Flow cytometric immunophenotyping analysis of patterns of antigen expression in non-Hodgkin's B cell lymphoma in samples obtained from different anatomic sites.Ann N Y Acad Sci. 2004 Dec; 1028:457-62.AN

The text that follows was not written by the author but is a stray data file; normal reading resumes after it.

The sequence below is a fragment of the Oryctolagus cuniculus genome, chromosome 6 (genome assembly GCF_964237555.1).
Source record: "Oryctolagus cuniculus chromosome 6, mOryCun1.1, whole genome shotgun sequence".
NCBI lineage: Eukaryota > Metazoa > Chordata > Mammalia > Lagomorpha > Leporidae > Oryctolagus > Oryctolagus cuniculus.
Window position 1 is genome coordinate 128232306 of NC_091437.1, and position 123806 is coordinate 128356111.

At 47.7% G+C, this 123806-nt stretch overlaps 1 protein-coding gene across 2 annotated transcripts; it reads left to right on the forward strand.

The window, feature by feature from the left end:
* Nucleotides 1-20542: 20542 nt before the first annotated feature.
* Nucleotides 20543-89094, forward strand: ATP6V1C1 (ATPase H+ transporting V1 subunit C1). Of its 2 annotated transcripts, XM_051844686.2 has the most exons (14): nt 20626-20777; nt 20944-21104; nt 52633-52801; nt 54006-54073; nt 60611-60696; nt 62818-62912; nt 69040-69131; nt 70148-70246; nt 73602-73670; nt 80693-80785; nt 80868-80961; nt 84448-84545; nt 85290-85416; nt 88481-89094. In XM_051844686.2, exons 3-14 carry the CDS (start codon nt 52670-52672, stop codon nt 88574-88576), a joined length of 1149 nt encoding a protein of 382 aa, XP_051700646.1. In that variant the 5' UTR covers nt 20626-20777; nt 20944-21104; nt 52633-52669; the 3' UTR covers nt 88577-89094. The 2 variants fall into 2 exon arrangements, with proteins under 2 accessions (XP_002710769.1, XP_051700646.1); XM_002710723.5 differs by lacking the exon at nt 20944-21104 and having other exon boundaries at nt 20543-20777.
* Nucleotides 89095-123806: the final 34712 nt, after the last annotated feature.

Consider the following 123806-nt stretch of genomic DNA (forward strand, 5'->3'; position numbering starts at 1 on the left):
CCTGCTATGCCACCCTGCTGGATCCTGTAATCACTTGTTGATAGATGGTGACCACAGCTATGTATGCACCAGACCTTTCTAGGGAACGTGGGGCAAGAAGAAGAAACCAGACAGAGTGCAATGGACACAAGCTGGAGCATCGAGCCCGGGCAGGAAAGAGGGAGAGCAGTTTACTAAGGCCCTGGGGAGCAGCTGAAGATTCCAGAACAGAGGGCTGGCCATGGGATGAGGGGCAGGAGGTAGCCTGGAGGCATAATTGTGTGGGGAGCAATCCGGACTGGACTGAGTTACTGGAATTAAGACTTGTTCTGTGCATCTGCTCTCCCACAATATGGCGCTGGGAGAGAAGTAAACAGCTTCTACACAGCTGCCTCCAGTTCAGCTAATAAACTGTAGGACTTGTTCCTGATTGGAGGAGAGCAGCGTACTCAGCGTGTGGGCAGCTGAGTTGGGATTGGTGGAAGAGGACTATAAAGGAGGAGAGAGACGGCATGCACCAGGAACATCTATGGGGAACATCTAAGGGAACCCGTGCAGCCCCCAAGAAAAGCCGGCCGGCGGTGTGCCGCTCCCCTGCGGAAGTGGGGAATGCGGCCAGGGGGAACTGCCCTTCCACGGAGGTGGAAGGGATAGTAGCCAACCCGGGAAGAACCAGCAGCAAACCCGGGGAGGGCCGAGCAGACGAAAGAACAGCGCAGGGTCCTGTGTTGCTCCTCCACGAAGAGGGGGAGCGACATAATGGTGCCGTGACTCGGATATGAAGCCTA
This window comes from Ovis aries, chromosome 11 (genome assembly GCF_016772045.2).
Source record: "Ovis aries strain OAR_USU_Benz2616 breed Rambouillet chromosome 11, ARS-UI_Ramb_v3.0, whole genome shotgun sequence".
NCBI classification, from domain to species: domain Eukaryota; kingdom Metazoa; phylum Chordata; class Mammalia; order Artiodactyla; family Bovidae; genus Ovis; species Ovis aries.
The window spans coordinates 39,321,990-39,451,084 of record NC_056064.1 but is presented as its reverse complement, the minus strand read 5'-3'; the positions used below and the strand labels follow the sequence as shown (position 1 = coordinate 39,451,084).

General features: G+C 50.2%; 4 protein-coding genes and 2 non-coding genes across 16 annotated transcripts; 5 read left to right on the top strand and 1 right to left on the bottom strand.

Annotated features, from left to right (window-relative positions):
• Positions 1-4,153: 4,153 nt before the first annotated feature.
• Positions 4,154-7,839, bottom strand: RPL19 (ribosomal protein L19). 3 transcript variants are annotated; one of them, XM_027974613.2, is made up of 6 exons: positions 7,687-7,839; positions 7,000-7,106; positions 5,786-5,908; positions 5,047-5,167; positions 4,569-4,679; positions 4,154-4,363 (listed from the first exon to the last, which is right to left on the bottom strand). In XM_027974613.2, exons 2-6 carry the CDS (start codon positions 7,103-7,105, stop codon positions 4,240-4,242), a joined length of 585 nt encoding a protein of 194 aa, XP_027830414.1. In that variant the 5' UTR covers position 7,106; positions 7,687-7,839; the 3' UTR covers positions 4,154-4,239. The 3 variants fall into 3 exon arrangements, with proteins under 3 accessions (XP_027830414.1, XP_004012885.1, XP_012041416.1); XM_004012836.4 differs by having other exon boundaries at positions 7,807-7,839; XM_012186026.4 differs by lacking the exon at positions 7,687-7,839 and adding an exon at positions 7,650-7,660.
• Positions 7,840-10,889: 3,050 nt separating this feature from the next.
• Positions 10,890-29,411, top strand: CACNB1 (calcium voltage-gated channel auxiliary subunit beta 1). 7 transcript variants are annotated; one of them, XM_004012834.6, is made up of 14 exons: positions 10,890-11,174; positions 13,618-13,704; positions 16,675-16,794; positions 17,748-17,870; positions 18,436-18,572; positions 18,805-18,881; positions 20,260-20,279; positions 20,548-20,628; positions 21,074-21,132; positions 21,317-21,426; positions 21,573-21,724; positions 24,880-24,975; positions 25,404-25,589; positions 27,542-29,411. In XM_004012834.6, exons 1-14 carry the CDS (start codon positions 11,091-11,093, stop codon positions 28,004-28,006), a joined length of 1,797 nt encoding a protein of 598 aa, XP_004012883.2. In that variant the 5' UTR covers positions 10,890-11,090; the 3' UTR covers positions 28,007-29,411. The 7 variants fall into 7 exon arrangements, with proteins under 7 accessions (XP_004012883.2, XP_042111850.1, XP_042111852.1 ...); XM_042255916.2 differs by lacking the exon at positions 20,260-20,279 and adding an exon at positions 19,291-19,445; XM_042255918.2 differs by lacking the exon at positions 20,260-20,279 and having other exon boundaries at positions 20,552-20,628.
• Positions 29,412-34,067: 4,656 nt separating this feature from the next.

Multiparametric clinical flow cytometry has evolved from two-parameter quantitative assessment of lymphocytes to assessment of many qualitative parameters of suspensions obtained from bone marrow, peripheral blood, and lymph nodes for hematopathology. Nowadays, lymphoma immunophenotyping is a necessary complement to morphology and molecular parameters in the diagnosis and monitoring of human hematopoietic malignancies. The aim of the present study was to determine whether immunophenotypic differences could be used to distinguish between non-Hodgkin's B cell lymphoma (NHL-B) and the normal B cell subpopulation by assessing the variability in the patterns of expression of some lymphoid antigens (CD5, CD19, FMC7, CD23, CD20, CD79b, CD38, CD22, CD10, sIgkappa, sIglambda, mIgA, mIgG, mIgM, and mIgD) in specimens obtained from patients with NHL-B. We have studied peripheral blood samples, lymph node suspensions, and bone marrow specimens from 20 patients with malignant lymphoma and from controls without oncohematologic disease. Some patients showed stable patterns of antigen expression that remained unchanged over time and were consistent from one specimen to another. Other patients showed more variability in the pattern of antigen expression from different specimens. The two-way cluster analysis of antigens revealed three patterns of expression: (1) most cells in most cases positive (CD5, CD19, CD20, CD23, CD45); (2) most cells in most cases negative (CD10, mIgG, CD22, CD23,CD38); and (3) a mixed pattern with a variable number of positive cases and a variable percentage of positive cells in individual cases (CD22, CD38, CD79b, FMC7, mIgD, mIgM, mIgA, mIgG, sIgkappa, sIglambda). The expression of several antigens was strongly interdependent, even when antigens belonged to entirely different gene families. Such antigen pairs were CD19/CD45; CD19/CD79b; CD23/Igkappa; and CD45/CD79b. Our results suggest that different factors may determine the stability or the variability of such multiantigen expression, particularly the biology and function of the different antigens and the mechanisms of disease dissemination and progression.